By Michele Bacigalupo
In 1981, psychologist Ellen Langer conducted an experiment to see whether a group of men in their 70s could alter the mental perception of their age. Langer asked the study’s participants to mentally conjure an image of themselves from 1959–22 years earlier–and to try and behave in the present as if they were the age they were back then.
Throughout the experiment, the individuals lived in a converted monastery for a duration of five days, set to mimic the scenery of that exact year. The place was filled with late-‘50s props and memorabilia–including books, vintage radio, and black-and-white television screens displaying The Ed Sullivan Show.
Every day, discussions were led to correlate with the time warp illusion. News stories–such as the first American satellite launch–sports games, and movies relevant to 1959 were hot topics in the monastery. As the conversations took place, each individual spoke in the present tense, as if the events had recently occurred.
By the end of the study, Langer found that the men showed remarkable improvements in dexterity and posture. As unbelievable as it sounds, the results showed that the participants’ sight improved as well. Langer concluded that once the men’s minds converted to an image of their younger selves, their bodies adapted to do the same.
While Langer never attempted to duplicate the study, she’s been showered with praise in recent years for her research, due in part to a BBC reality show that aired in 2010. The television program documented a group of aging celebrities, instructed to mimic the personas of their former 1970s selves. The broadcast displayed strikingly similar results to Langer’s original study.
Langer’s findings in the field of mind-body medicine exemplify that sickness and symptoms of poor health may be entirely altered by a person’s psychological thinking. The perceptions we carry of ourselves may affect our physiological well-being so significantly as to improve eyesight capability–a much larger impact than conventional medicine has led us to believe possible.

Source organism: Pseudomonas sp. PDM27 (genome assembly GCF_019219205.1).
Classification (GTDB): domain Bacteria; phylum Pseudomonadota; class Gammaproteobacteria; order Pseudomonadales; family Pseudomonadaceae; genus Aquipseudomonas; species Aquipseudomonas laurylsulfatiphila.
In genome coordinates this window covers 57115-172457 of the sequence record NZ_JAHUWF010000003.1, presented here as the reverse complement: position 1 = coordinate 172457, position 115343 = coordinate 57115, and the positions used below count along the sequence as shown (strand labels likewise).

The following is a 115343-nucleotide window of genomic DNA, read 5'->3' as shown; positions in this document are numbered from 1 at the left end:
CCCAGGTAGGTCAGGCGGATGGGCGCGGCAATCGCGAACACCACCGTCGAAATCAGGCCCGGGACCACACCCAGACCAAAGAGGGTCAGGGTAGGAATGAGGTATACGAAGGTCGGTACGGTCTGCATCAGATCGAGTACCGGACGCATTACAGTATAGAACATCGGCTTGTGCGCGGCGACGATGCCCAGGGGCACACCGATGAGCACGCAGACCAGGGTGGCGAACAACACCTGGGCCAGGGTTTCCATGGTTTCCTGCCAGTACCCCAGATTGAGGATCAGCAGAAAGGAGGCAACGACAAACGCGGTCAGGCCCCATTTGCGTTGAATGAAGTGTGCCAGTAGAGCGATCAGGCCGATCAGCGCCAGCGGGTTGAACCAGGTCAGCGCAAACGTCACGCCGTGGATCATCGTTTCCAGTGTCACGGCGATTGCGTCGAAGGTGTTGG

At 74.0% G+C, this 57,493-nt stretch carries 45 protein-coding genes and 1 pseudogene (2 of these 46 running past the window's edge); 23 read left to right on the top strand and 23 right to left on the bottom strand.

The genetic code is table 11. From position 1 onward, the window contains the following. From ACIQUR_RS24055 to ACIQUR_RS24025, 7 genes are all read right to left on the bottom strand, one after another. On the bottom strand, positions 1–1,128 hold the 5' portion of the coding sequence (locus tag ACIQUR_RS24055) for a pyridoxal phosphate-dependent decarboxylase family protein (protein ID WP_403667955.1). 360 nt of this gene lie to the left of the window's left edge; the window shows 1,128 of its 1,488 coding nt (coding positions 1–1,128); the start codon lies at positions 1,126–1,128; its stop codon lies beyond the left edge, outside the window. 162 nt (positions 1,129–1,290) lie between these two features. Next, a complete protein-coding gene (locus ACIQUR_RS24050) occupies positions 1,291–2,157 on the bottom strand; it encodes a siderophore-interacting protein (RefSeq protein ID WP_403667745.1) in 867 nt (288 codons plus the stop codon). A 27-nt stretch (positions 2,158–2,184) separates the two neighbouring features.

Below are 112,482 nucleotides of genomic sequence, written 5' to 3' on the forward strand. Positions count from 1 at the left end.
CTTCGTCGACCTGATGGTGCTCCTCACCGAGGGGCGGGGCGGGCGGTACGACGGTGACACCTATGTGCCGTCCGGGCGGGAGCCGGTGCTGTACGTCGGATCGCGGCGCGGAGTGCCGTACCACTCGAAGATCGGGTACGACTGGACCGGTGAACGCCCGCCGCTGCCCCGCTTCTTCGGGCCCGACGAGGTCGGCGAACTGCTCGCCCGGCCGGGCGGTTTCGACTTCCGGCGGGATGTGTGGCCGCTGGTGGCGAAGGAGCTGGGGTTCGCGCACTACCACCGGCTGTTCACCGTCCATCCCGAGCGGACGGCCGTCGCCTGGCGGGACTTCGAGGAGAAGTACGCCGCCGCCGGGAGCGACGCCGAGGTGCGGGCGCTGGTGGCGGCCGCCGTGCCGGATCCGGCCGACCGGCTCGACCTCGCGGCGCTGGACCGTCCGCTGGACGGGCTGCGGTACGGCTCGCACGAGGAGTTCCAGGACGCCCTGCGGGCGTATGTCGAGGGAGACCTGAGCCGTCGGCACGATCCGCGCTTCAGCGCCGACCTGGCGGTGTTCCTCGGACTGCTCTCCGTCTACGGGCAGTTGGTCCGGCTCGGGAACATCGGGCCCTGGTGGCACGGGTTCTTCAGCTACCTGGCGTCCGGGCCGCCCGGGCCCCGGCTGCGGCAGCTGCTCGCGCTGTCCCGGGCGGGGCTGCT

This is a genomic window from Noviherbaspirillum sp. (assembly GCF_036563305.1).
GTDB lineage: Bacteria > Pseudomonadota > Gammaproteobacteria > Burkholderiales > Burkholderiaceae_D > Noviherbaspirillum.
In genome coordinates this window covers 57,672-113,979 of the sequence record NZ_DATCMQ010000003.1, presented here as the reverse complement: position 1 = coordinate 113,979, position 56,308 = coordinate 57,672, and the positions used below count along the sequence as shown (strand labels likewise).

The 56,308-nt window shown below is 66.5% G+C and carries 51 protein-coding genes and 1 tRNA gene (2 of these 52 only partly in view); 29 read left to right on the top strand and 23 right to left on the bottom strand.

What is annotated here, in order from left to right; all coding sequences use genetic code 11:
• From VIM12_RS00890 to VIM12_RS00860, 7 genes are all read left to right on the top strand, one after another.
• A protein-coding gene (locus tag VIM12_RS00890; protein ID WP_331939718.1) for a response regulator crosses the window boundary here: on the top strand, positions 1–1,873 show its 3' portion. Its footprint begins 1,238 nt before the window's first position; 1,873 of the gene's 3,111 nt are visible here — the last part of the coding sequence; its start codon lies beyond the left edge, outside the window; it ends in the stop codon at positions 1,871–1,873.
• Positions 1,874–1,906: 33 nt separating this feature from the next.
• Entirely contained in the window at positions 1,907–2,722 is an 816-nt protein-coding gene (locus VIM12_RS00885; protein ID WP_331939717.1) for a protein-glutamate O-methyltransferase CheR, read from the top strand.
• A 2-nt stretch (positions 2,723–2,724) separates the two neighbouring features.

Isabel Allende, author of The House of Spirits and Eva Luna, leads her own extraordinary example of thriving in older age. Allende has written more than 20 works to date and sold more than 65 million copies of her pieces worldwide. She refers to her writing as “realistic literature,” focusing on topics of social justice, feminism, and politics, as well as her own experience and upbringing.
BTR recently had the opportunity to speak with Allende about her writing, and how her practice has shaped her ability to live passionately.
“I exercise most of my demons, sorrows, and losses through writing,” she tells BTR. “It’s been a wonderful thing for me.”
When asked to explain the various freedoms and losses that accompany old age, Allende maintains a sense of both optimism and realism.
“I’ve lost some energy–physical energy, not mental energy,” she admits. “I’m always willing to tackle a new book, a new adventure. But physically, I don’t feel as strong as I did before.”
Allende mentions that she’s lost many people in her life. She copes with these realities as best she can. Through it all, though, she’s gained both self-confidence and freedom.
“I don’t care what people say about me anymore,” she says. “I’m not trying to please everybody. I feel really liberated.”
Writing remains an irreplaceable tool of expression for Allende to this day. Additionally, she’s careful about how she spends her time, reserving it for the activities that make her happiest. In regards to her social life, Allende is adamant about not compromising and choosing the people with whom she spends her time.
Despite her positive attitude towards aging, Allende acknowledges that we live in a culture of youth where everyone tries to look as young as possible.
“There’s no respect for old age–not even acceptance of old age,” she says. “Older people are marginalized, so they form their own communities or retirement homes where they’re isolated from the rest of the world. There’s very little space, time, and affection for the old people.”
Allende stresses that the most important endeavors for any person, regardless of age, are to maintain good health, and have a sense of community–to be a part of something larger than oneself.
“I’ve been a foreigner all my life,” she states. “I’ve always been uprooted. Everywhere I go, I build a community–a feeling of belonging. I build my little tribe. I gather people around me, knowing that it is temporary, that everybody has their own lives. But at least for the time being, I want to belong to a community of friends and family.”
A community unites people toward a shared sense of purpose. Research shows that belonging to a community is largely beneficial for mental and physical health.
We can all benefit by implementing Allende’s sage advice into our own lives.
Be sure to listen to this week’s Third Eye Weekly on BTR to hear the rest of the interview.